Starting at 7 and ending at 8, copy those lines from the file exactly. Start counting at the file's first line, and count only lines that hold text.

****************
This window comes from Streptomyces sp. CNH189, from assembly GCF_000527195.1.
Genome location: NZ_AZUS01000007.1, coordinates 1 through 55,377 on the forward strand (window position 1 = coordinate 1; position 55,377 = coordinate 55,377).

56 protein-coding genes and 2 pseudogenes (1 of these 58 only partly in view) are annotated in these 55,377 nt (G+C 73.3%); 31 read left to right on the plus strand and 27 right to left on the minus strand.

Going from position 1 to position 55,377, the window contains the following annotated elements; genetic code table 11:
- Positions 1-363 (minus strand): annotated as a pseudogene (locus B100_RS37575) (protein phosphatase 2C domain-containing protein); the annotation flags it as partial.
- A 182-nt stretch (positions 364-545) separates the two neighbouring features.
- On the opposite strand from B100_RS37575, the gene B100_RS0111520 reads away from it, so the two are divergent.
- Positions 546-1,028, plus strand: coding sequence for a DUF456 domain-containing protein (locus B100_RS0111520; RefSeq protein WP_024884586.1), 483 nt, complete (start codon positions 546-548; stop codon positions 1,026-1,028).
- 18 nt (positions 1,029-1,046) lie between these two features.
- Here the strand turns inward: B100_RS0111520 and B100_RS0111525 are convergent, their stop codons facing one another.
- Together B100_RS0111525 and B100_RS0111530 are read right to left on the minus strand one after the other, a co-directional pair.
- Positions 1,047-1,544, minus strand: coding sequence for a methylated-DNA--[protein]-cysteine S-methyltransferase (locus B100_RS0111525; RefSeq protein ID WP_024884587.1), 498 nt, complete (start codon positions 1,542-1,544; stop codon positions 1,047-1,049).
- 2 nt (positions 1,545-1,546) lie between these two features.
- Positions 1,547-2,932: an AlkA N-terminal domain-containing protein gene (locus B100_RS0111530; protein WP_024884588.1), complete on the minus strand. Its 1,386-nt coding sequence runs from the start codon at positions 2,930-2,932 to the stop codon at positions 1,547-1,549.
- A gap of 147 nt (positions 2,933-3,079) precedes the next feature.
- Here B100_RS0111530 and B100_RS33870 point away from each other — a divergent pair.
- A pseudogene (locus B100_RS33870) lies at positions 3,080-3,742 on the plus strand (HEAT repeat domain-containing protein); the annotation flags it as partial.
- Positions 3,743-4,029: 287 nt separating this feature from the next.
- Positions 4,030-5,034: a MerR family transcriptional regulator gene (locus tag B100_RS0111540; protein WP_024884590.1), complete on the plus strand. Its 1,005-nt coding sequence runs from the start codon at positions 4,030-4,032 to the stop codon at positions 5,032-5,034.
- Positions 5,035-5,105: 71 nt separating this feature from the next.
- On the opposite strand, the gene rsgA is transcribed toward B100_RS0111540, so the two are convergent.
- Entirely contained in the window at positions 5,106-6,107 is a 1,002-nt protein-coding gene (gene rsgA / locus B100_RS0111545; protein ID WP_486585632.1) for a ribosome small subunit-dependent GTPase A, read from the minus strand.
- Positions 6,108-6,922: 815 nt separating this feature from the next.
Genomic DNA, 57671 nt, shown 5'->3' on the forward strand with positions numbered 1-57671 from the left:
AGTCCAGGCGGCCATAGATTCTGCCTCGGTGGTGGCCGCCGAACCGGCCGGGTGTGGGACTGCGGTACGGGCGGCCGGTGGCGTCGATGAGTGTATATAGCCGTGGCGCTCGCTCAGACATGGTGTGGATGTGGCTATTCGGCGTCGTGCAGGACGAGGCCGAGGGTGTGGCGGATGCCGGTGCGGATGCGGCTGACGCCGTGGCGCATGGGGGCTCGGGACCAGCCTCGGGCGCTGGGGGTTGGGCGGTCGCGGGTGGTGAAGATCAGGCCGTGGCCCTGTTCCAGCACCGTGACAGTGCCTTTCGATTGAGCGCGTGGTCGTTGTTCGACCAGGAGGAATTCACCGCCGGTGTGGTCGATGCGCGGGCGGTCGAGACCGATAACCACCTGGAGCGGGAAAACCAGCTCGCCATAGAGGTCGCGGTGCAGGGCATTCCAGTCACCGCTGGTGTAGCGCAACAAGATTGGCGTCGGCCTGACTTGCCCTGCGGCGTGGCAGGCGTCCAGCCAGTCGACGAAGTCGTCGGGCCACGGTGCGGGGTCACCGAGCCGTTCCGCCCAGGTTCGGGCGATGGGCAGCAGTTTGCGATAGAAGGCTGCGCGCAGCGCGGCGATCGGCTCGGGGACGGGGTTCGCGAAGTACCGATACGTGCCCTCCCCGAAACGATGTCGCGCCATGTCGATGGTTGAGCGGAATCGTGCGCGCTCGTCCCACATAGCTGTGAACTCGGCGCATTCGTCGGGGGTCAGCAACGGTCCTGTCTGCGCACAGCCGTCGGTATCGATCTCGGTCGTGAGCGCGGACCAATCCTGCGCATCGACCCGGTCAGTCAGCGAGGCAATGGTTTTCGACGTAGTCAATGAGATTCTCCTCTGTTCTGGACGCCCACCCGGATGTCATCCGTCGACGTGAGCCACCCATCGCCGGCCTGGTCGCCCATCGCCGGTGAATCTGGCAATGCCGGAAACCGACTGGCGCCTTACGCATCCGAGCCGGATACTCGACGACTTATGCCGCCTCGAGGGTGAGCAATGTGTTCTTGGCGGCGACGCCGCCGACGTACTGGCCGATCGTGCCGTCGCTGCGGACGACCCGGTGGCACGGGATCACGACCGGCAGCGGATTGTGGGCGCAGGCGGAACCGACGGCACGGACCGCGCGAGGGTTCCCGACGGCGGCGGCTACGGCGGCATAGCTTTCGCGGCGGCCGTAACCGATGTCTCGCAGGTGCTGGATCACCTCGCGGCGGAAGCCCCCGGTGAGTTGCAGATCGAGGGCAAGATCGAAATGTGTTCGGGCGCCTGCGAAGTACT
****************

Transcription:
- On the opposite strand from B100_RS37575, the gene B100_RS0111520 reads away from it, so the two are divergent.
- Positions 546-1,028, plus strand: coding sequence for a DUF456 domain-containing protein (locus B100_RS0111520; RefSeq protein WP_024884586.1), 483 nt, complete (start codon positions 546-548; stop codon positions 1,026-1,028).